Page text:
86% of children say they are worried, according to research. Here’s what parents can do to help.

May is Mental Health Awareness Month, and amid growing concerns about it youth mental health, a new study examines what worries American children. It finds that 86% of school-aged children report worrying at least some of the time.

The Nemours KidsHealth study found that more than 1 in 3 children aged 9 to 13 worry at least once a week. The most common concerns are about school (about 64%), friendships (41%) or family members (33%).

Other common concerns include concerns about how they look (31%) or being bullied (25%), and about 1 in 5 worried about safety (22%) or violence in the world (19%).

“More important than the content of the concerns is the frequency and extent of the concerns,” Dr. Lawrence Moss, president and CEO of Nemours Children’s Health, told CBS News.

Other recent data from the Centers for Disease Control and Prevention shows a decline in many aspects of children’s mental health — a trend that began before the COVID-19 pandemic, but deteriorated amidst those disruptions.

This includes kids like Maeve Bradley, a 12-year-old who was forced to stay home during the pandemic like many kids across the country. For a while she took a break from team sports. Since returning to class, she says her head is full of worries.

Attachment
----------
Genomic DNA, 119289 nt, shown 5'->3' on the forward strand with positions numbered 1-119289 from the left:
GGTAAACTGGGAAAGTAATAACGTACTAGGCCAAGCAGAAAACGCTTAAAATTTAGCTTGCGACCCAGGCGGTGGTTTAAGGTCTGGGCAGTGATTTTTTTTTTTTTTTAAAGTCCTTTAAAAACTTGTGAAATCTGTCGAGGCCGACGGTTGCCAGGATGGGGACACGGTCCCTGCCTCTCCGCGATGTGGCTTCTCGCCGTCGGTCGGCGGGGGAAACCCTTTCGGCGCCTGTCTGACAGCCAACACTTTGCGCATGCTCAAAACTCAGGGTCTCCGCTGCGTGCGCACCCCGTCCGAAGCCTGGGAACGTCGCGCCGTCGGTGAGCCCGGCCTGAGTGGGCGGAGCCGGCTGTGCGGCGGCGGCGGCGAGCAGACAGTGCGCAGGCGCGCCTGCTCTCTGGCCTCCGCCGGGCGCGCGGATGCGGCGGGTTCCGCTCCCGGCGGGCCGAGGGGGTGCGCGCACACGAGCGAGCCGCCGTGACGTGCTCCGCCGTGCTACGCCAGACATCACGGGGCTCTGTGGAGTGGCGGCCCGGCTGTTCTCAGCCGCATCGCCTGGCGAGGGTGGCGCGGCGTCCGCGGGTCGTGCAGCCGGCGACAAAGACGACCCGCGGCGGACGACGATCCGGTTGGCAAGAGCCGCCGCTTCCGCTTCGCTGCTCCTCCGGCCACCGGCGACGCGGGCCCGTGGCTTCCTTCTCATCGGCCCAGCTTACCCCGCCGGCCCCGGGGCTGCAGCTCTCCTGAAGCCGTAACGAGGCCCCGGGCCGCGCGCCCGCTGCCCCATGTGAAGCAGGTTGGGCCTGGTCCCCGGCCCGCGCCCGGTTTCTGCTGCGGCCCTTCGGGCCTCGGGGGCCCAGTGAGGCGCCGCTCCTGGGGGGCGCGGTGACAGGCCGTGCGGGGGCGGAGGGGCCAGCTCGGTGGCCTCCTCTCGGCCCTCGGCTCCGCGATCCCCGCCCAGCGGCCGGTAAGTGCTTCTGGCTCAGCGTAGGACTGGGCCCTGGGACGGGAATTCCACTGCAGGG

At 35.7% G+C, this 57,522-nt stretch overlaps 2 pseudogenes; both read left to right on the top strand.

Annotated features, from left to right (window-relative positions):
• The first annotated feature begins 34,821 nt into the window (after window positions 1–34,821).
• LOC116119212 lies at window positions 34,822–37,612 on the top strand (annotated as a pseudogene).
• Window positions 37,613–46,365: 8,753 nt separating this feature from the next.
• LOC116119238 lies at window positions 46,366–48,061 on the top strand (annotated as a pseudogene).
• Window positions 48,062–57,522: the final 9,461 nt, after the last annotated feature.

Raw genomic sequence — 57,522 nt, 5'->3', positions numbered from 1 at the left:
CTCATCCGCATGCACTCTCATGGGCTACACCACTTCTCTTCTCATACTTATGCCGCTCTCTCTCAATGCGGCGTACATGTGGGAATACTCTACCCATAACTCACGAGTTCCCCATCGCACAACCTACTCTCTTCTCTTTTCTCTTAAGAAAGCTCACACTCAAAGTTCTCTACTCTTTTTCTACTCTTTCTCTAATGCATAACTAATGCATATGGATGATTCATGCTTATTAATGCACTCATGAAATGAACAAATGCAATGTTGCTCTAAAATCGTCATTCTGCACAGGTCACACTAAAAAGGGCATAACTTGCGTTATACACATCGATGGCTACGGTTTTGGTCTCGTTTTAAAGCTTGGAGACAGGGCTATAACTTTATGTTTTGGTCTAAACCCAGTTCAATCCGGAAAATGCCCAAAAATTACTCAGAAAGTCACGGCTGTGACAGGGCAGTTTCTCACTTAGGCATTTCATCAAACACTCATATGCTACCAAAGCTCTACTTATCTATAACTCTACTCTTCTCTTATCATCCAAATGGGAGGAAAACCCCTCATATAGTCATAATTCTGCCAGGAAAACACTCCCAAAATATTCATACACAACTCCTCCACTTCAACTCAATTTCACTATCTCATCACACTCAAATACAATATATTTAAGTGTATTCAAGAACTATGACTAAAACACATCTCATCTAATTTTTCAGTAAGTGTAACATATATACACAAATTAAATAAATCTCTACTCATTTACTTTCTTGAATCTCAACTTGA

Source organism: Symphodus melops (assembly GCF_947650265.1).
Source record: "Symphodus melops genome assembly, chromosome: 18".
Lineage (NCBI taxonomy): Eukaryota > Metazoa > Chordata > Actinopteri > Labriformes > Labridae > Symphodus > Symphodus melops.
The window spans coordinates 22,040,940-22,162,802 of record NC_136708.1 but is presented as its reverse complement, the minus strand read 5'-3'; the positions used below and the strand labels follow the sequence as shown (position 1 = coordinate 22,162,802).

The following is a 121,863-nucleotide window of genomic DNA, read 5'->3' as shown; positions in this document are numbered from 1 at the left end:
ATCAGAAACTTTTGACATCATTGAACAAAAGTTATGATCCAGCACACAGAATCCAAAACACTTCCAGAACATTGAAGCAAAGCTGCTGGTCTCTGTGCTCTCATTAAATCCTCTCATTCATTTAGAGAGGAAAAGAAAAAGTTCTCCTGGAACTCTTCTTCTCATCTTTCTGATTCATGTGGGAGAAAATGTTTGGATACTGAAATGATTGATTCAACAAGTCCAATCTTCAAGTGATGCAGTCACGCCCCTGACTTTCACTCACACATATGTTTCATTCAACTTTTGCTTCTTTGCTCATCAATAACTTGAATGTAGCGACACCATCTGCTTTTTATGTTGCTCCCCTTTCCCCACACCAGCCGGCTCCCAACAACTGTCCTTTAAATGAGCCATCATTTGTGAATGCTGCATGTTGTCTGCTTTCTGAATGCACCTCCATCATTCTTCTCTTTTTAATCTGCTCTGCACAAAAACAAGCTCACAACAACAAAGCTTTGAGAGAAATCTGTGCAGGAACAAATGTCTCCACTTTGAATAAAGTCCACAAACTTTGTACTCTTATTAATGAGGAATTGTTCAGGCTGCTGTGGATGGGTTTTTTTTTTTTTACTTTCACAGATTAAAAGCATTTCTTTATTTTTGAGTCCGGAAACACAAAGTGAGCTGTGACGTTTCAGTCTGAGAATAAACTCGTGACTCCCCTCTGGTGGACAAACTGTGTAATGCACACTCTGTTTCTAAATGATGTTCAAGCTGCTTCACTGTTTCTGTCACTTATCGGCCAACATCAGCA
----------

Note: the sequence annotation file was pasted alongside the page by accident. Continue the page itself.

“We were doing a lot of things on our computer. And now it’s like we’re back with different kinds of tests and stuff,” the 6th grader shared in an interview with her mom, Maura.

The survey found that more than half of the kids surveyed (53%) think adults don’t understand their concerns — something Maeve’s mom didn’t want her daughter to think.

“I just wanted to make sure she knew she could come and talk, and no matter what, we’d be there for her,” said Maura Bradley.

What can parents do to help worried children?

Moss says caring for some children can lead to depression and mental health problems that extend into adulthood.

“Of serious mental illness in the adult population, 75% started before the age of 14. So if we don’t solve this problem, we literally risk losing an entire generation of Americans,” he says.

Moss recommends that parents be proactive by simply asking kids what’s on their mind.

Maeve, who is feeling better and back exercising, says she wanted to share her story so others knew they weren’t alone.

“I know some kids are really struggling, and I want them to know there are people out there going through the same thing,” she said.

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